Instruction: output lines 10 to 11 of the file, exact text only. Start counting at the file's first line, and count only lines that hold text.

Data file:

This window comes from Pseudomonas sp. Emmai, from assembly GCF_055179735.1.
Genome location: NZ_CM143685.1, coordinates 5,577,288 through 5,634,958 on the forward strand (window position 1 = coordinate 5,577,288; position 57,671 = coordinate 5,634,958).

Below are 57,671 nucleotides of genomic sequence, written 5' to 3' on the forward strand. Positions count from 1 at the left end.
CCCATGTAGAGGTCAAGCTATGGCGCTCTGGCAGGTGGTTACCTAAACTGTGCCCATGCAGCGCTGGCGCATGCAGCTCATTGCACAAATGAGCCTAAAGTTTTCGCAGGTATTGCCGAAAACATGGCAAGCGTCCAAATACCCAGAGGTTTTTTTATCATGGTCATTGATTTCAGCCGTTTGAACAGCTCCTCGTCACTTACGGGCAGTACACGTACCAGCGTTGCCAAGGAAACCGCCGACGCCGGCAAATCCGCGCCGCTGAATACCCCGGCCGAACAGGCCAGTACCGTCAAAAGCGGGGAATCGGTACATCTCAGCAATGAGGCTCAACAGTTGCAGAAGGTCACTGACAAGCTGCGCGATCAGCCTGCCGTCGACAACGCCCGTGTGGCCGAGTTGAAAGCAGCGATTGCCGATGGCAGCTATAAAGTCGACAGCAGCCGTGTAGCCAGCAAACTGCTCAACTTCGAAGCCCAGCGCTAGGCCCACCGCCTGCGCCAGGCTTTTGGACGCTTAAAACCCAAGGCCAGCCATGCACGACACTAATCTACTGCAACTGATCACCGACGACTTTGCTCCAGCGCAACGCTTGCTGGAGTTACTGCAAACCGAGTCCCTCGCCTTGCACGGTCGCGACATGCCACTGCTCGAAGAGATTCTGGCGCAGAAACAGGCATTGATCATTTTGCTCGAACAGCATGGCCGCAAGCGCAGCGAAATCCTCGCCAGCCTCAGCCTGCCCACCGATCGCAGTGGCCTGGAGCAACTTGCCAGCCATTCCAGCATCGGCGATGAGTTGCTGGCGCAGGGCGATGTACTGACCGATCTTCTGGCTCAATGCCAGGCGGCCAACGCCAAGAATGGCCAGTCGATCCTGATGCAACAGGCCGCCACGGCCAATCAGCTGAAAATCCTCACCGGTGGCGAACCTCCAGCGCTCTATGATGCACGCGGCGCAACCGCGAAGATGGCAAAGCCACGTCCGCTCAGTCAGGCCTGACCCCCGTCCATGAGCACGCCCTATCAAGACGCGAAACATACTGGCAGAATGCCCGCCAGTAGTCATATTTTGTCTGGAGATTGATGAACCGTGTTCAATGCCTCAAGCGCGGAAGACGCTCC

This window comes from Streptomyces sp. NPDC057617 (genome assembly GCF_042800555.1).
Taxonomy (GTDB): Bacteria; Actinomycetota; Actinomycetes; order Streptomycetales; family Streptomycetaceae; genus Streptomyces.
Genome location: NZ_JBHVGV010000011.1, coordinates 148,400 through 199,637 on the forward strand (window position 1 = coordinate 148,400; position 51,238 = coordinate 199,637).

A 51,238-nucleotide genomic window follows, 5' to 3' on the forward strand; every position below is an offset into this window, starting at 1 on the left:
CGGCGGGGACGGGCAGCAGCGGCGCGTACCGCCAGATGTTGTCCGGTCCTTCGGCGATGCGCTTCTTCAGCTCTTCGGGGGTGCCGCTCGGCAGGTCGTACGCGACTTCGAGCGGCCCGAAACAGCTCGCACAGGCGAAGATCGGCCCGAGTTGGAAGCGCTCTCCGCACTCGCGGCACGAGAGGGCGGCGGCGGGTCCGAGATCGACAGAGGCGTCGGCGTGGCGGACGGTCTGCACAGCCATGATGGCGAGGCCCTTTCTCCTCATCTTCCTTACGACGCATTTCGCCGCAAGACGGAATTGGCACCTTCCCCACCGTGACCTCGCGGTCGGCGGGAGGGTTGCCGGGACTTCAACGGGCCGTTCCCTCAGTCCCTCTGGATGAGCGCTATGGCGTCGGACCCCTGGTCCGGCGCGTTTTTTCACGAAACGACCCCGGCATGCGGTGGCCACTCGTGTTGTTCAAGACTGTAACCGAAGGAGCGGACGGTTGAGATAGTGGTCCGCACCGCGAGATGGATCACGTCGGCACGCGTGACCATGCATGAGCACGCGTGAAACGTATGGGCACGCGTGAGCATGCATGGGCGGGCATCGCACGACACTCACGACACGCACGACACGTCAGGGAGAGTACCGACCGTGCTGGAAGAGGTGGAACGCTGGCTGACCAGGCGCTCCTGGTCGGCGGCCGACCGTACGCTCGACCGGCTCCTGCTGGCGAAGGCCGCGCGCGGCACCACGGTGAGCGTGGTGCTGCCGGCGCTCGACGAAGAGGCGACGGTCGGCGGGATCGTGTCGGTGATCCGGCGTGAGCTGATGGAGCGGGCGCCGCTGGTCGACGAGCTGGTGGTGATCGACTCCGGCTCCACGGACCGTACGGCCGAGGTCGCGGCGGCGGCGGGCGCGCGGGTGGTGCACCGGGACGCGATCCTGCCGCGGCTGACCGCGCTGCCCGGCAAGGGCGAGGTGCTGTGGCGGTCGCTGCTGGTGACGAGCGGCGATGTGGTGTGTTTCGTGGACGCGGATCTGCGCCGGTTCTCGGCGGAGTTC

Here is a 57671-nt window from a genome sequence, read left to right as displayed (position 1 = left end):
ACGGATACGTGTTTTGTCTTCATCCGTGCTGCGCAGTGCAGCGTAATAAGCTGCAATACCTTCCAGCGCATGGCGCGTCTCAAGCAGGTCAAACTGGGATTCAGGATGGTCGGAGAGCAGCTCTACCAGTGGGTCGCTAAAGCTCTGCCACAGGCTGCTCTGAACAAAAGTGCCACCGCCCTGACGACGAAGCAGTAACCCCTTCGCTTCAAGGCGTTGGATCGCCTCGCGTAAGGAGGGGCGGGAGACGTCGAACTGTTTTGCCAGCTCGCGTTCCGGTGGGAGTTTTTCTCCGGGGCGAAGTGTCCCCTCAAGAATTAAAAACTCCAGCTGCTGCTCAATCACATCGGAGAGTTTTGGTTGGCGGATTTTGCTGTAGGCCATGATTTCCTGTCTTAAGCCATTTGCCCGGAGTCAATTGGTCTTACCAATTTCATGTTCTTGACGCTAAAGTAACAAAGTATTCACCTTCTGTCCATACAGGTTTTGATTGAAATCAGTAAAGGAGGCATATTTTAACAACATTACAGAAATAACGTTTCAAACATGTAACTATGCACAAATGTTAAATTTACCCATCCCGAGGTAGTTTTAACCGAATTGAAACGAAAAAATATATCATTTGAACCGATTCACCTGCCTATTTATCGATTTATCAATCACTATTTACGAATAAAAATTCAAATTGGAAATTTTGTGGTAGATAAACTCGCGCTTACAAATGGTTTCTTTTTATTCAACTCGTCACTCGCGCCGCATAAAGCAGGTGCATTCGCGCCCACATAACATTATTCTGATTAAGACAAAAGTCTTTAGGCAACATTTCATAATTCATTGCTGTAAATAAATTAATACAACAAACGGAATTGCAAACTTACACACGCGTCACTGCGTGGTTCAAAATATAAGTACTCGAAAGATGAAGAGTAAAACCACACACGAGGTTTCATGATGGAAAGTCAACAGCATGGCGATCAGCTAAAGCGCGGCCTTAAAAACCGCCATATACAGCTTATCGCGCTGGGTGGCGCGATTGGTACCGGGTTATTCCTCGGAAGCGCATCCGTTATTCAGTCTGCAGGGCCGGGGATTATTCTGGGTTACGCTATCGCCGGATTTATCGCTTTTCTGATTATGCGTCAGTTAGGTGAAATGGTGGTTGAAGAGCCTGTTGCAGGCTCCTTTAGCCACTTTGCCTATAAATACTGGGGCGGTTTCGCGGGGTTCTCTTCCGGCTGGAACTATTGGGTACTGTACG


Here is a 57671-nt window from a genome sequence, read left to right as displayed (position 1 = left end):
ACGGATACGTGTTTTGTCTTCATCCGTGCTGCGCAGTGCAGCGTAATAAGCTGCAATACCTTCCAGCGCATGGCGCGTCTCAAGCAGGTCAAACTGGGATTCAGGATGGTCGGAGAGCAGCTCTACCAGTGGGTCGCTAAAGCTCTGCCACAGGCTGCTCTGAACAAAAGTGCCACCGCCCTGACGACGAAGCAGTAACCCCTTCGCTTCAAGGCGTTGGATCGCCTCGCGTAAGGAGGGGCGGGAGACGTCGAACTGTTTTGCCAGCTCGCGTTCCGGTGGGAGTTTTTCTCCGGGGCGAAGTGTCCCCTCAAGAATTAAAAACTCCAGCTGCTGCTCAATCACATCGGAGAGTTTTGGTTGGCGGATTTTGCTGTAGGCCATGATTTCCTGTCTTAAGCCATTTGCCCGGAGTCAATTGGTCTTACCAATTTCATGTTCTTGACGCTAAAGTAACAAAGTATTCACCTTCTGTCCATACAGGTTTTGATTGAAATCAGTAAAGGAGGCATATTTTAACAACATTACAGAAATAACGTTTCAAACATGTAACTATGCACAAATGTTAAATTTACCCATCCCGAGGTAGTTTTAACCGAATTGAAACGAAAAAATATATCATTTGAACCGATTCACCTGCCTATTTATCGATTTATCAATCACTATTTACGAATAAAAATTCAAATTGGAAATTTTGTGGTAGATAAACTCGCGCTTACAAATGGTTTCTTTTTATTCAACTCGTCACTCGCGCCGCATAAAGCAGGTGCATTCGCGCCCACATAACATTATTCTGATTAAGACAAAAGTCTTTAGGCAACATTTCATAATTCATTGCTGTAAATAAATTAATACAACAAACGGAATTGCAAACTTACACACGCGTCACTGCGTGGTTCAAAATATAAGTACTCGAAAGATGAAGAGTAAAACCACACACGAGGTTTCATGATGGAAAGTCAACAGCATGGCGATCAGCTAAAGCGCGGCCTTAAAAACCGCCATATACAGCTTATCGCGCTGGGTGGCGCGATTGGTACCGGGTTATTCCTCGGAAGCGCATCCGTTATTCAGTCTGCAGGGCCGGGGATTATTCTGGGTTACGCTATCGCCGGATTTATCGCTTTTCTGATTATGCGTCAGTTAGGTGAAATGGTGGTTGAAGAGCCTGTTGCAGGCTCCTTTAGCCACTTTGCCTATAAATACTGGGGCGGTTTCGCGGGGTTCTCTTCCGGCTGGAACTATTGGGTACTGTACG